ctx.status = 200;
    ctx.body = users;
  } catch (err) {
    ctx.throw(500, err);
  }
};

Pretty sure you're wondering how that db looks like:

// src/services/db.js

const config = require('./config');

const knex = require('knex')({
  client: 'pg',
  connection: {
    host : config.dbHost,
    user : config.dbUser,
    password : config.dbPwd,
    database : config.db,
  },
});

module.exports = knex;

config is just simple object literal that exposes some env vars. You can see it here. I require knex, establish db connection and export instance of it. Since all node modules are singletons, no matter how many times I'll require this package, initiation will be performed only once. Everything else in nostream handler is pretty much straightforward. Please refer to Koa or Knex documentation for more details. Next let's look at stream handler:

// src/routes/users/stream/index.js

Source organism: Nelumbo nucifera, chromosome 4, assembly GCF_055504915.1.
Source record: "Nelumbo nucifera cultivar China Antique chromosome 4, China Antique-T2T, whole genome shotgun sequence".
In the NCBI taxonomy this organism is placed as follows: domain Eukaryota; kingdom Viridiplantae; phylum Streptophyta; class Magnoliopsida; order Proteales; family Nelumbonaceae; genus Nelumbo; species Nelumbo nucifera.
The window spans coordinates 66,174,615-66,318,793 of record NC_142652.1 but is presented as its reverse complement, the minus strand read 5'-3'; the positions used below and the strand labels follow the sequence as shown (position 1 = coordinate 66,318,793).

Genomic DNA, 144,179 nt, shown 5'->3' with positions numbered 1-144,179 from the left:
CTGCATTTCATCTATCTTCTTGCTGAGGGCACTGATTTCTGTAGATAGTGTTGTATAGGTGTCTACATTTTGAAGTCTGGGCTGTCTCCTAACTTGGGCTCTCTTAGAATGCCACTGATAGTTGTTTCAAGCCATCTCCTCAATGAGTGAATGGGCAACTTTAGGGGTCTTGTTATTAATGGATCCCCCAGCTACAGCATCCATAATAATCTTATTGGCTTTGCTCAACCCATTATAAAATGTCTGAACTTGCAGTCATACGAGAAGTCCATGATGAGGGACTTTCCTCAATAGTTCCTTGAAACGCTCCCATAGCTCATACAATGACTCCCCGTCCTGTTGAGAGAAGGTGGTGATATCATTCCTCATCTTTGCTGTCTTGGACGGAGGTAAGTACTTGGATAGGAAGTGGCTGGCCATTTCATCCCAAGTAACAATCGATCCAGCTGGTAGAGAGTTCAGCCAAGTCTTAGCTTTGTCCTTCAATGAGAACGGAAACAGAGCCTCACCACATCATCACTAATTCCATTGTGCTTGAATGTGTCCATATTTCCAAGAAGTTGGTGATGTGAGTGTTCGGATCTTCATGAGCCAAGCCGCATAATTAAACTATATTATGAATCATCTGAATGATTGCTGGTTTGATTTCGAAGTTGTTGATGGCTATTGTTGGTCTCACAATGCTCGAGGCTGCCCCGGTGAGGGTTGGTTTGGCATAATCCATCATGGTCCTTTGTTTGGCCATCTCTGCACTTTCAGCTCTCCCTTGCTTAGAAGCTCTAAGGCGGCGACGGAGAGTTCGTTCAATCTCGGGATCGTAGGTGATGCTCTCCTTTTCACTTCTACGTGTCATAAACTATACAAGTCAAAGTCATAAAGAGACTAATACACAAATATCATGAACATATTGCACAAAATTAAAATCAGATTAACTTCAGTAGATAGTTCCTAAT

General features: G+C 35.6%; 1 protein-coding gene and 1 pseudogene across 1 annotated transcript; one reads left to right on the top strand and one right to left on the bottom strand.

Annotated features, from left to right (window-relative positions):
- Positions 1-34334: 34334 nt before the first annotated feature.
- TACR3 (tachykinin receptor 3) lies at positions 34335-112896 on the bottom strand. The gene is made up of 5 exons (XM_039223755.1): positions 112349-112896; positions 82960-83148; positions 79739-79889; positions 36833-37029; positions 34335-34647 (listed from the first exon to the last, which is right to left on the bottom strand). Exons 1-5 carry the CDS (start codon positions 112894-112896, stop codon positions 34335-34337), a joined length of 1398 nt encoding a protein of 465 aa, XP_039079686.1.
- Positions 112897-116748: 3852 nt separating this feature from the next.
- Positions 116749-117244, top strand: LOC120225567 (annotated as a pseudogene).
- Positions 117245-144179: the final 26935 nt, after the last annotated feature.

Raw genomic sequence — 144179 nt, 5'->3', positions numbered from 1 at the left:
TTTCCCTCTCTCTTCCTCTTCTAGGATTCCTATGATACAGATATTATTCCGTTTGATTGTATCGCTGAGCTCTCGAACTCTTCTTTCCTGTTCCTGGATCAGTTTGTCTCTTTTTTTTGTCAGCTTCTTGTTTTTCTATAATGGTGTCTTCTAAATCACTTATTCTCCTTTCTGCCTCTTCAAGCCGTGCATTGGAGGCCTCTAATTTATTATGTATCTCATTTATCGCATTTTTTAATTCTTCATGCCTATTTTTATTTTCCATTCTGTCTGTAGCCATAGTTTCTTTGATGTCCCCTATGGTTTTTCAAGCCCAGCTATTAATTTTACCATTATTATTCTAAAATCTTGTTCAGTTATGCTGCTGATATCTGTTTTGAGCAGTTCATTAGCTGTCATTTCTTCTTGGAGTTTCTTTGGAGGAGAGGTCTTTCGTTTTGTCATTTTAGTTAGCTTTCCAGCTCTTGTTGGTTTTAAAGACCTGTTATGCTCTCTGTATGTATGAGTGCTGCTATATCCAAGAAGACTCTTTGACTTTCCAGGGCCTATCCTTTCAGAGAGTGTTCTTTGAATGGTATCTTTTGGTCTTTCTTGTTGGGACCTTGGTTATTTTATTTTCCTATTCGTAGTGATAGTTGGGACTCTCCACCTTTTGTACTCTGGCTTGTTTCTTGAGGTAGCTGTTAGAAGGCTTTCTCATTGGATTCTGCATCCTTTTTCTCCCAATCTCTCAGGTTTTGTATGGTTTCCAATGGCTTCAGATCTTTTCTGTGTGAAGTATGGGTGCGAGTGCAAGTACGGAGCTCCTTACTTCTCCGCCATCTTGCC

const Stringify = require('streaming-json-stringify')
const db = require('../../../services/db');

module.exports = async (ctx) => {
  ctx.type = 'application/json; charset=utf-8';
  ctx.set('Connection', 'keep-alive');

  try {
    const stream = db
      .select('*')
      .from('users')
      .stream();

    ctx.status = 200;
    await pipe(stream, ctx.res, { end: false });
  } catch (err) {
    ctx.throw(500, err);
  }
};

function pipe(from, to, options) {
  return new Promise((resolve, reject) => {
    from
      .pipe(Stringify())
      .pipe(to, options);

    from.on('error', reject);
    from.on('end', resolve);
  })
}

Here I call

.stream()
on my query to get stream instance. I then pipe this query stream to client. In order for that to happen I have
pipe
function that returns a promise and we don't exit the handler instantly but rather wait until streaming is done or error occurs. I added stringify package here because response (writeable stream) expects an input of a type string or an instance of Buffer and DB stream operates with Object types.

By the way, all

ctx.throw
will be captured by
errorHandler
middleware we created previously. Now before I jump into testing my server I need some data in DB. Since I have Knex already installed locally, I need a config file for it to be able to run migrations, seeds etc: